Austin Ortho + Biologics
Kelly Cunningham, MD
Regenerative Medicine Specialist & Sports Medicine Specialist located in Austin, TX
Whether you’re involved in a sport you play regularly or working hard at your job, your shoulders can take a beating that may lead to problems with your rotator cuff. Dr. Kelly Cunningham is a board-certified orthopedist in Austin, Texas, who leads the team at Austin Ortho + Biologics. He’s a well-known shoulder and regenerative medicine specialist who prefers conservative treatment over surgery whenever possible. For a technologically advanced approach to your rotator cuff or labrum injury, call today to make an appointment or book your visit online.
Shoulder Injuries Q & A
What is the rotator cuff or labrum?
Formed by a group of muscles and tendons that surround your shoulder, the rotator cuff keeps your joint intact by preventing the head of your upper arm bone from falling out of the shallow socket of your shoulder. It’s essential for movement of your shoulder joint and makes it possible to raise, lower, and rotate your arm.
The labrum is the cartilage lining of the shoulder joint that also provides stability.
What are the symptoms of a rotator cuff or labrum injury?
Most rotator cuff and labrum injuries develop over time and often cause:
- A dull, aching pain in the affected shoulder that occurs even at rest and may worsen with lying on the shoulder as you sleep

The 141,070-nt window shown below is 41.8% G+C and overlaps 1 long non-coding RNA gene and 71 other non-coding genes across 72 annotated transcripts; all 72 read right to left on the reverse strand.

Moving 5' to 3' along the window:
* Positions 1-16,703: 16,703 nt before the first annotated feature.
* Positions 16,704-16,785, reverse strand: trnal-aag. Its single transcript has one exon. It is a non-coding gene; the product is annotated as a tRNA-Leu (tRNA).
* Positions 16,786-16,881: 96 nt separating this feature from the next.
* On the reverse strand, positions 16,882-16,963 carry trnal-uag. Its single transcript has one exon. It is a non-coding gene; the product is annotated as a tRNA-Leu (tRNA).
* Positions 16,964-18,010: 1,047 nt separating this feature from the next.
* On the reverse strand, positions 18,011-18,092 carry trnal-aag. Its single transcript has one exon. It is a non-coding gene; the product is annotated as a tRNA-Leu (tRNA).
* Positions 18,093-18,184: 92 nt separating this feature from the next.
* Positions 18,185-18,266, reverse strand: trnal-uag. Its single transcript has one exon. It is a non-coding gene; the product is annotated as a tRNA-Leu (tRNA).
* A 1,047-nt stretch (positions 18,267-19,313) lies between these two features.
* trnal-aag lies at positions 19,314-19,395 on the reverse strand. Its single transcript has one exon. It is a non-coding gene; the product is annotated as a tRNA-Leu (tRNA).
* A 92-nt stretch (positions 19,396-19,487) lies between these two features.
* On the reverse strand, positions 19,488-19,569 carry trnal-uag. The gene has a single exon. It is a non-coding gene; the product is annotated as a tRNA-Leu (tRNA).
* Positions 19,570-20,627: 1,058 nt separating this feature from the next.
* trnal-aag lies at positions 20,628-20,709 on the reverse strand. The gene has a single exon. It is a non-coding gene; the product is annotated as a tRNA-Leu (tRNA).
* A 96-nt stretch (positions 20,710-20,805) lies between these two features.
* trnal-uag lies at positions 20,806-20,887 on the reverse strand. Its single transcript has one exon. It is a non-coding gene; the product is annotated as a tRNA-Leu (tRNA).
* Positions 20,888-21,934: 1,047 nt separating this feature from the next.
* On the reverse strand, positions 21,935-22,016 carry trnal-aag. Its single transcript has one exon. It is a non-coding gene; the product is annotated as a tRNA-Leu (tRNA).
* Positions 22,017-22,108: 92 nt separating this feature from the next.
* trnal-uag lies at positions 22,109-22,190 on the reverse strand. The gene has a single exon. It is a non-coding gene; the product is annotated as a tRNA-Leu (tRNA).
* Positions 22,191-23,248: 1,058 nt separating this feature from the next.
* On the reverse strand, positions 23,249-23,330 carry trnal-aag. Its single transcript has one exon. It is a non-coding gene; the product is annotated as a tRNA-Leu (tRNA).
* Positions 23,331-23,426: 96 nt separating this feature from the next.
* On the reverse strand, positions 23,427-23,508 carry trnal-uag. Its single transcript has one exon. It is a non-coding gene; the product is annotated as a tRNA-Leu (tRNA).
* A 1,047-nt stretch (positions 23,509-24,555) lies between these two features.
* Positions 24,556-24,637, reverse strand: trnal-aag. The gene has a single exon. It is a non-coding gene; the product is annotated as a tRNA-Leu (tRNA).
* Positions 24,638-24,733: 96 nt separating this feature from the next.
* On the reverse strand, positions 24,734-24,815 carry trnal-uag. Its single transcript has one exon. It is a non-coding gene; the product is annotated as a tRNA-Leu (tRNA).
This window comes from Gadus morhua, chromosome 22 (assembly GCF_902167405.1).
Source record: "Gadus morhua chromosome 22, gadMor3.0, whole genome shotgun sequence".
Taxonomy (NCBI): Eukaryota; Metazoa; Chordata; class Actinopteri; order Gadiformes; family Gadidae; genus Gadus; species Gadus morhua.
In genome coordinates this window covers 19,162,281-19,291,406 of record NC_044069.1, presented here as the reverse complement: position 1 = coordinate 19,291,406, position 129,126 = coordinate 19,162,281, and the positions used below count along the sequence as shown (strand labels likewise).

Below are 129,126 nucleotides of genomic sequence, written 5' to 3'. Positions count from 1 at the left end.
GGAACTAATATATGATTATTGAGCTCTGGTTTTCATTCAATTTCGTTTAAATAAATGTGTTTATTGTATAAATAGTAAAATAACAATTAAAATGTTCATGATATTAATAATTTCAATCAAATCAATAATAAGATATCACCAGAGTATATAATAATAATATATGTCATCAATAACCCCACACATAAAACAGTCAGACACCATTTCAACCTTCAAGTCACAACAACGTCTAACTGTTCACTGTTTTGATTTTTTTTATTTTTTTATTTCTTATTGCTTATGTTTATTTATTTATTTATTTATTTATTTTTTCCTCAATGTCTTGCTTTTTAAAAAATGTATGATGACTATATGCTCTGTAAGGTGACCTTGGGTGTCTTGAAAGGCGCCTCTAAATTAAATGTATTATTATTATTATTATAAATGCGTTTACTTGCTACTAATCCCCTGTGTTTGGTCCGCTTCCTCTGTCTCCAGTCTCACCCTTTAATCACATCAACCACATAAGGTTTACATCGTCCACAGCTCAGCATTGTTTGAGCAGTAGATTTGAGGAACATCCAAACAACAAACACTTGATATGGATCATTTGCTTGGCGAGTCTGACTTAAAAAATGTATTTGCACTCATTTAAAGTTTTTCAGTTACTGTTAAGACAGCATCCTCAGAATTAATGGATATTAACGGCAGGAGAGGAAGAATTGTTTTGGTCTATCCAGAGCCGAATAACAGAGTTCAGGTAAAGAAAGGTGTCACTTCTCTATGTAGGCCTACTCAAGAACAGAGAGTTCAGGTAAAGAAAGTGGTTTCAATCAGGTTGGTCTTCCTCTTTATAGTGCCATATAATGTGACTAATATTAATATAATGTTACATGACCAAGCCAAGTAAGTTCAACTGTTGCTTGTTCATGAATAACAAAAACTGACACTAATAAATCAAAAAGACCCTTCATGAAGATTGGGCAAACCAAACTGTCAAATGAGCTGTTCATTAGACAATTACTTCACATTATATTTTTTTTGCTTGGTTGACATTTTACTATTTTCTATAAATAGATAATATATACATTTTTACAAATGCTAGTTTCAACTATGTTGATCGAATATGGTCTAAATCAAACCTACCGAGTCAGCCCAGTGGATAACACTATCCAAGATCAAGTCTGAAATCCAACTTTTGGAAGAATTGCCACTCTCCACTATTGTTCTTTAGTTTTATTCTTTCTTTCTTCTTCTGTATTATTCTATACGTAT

- Pain when you lift or lower your arm, which can occur even with simple activities, such as combing your hair or getting dressed
- Sensation of weakness when you try to lift or rotate your arm
- Pain or catching when you lift or lower your arm, which can occur even with simple activities, such as combing your hair or getting dressed.
Your rotator cuff or labrum can also be damaged or abruptly torn during a fall or other trauma. This type of injury usually causes immediate and intense pain that’s often accompanied by weakness in the arm.
What causes rotator cuff and labrum injuries?
Acute, sudden injuries occur when tendons in your rotator cuff or labrum are stressed beyond their limit. This causes the tissue to tear. The tear may be partial, which damages but does not completely sever the tendon. A complete or full-thickness tear detaches the tendon from bone.
Damage can also occur as part of a wear-and-tear type of degeneration over time that causes the tissues of your rotator cuff or labrum to fray and weaken as you age. This may eventually lead to a partial or full-thickness tear in a tendon. It’s often related to activities that require repetitive shoulder motions, such as:
- Baseball, tennis, weightlifting, and other sports activities that engage your shoulder joints
- Work responsibilities that require repeated use of your shoulders, such as painting or carpentry
What is the treatment for rotator cuff and labrum injuries?
Treatment depends on the nature and scope of your shoulder injury, rotator cuff or labrum. You can trust Dr. Cunningham to design a treatment plan based on your individual needs, which may include:
- Guided physical therapy exercise to improve flexibility and strengthen the muscles surrounding your shoulder joints
- Regenerative therapy with injections that may include your own Cell-Based (formerly "Stem Cell") therapy , platelet-rich plasma (PRP), and other natural substances that promote and enhance healing of damaged tissue
- Minimally invasive surgery (arthroscopy), along with regenerative sports medicine techniques designed to repair tendon damage and restore mobility